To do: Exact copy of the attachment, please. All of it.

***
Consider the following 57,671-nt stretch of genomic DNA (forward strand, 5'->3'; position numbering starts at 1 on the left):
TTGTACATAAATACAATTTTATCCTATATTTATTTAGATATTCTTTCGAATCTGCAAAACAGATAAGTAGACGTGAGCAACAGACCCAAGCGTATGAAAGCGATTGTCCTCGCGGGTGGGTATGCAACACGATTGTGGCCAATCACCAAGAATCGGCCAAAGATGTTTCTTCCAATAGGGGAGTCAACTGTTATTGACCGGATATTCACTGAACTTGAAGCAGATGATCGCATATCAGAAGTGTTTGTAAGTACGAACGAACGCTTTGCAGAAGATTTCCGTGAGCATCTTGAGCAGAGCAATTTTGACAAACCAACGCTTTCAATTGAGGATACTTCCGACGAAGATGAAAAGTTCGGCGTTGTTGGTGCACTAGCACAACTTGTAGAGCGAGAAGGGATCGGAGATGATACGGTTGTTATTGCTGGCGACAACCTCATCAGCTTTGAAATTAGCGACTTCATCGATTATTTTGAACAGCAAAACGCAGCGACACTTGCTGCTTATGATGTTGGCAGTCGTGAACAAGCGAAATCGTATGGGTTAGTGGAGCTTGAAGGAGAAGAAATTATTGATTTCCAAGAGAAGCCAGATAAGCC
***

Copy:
Consider the following 57,671-nt stretch of genomic DNA (forward strand, 5'->3'; position numbering starts at 1 on the left):
TTGTACATAAATACAATTTTATCCTATATTTATTTAGATATTCTTTCGAATCTGCAAAACAGATAAGTAGACGTGAGCAACAGACCCAAGCGTATGAAAGCGATTGTCCTCGCGGGTGGGTATGCAACACGATTGTGGCCAATCACCAAGAATCGGCCAAAGATGTTTCTTCCAATAGGGGAGTCAACTGTTATTGACCGGATATTCACTGAACTTGAAGCAGATGATCGCATATCAGAAGTGTTTGTAAGTACGAACGAACGCTTTGCAGAAGATTTCCGTGAGCATCTTGAGCAGAGCAATTTTGACAAACCAACGCTTTCAATTGAGGATACTTCCGACGAAGATGAAAAGTTCGGCGTTGTTGGTGCACTAGCACAACTTGTAGAGCGAGAAGGGATCGGAGATGATACGGTTGTTATTGCTGGCGACAACCTCATCAGCTTTGAAATTAGCGACTTCATCGATTATTTTGAACAGCAAAACGCAGCGACACTTGCTGCTTATGATGTTGGCAGTCGTGAACAAGCGAAATCGTATGGGTTAGTGGAGCTTGAAGGAGAAGAAATTATTGATTTCCAAGAGAAGCCAGATAAGCC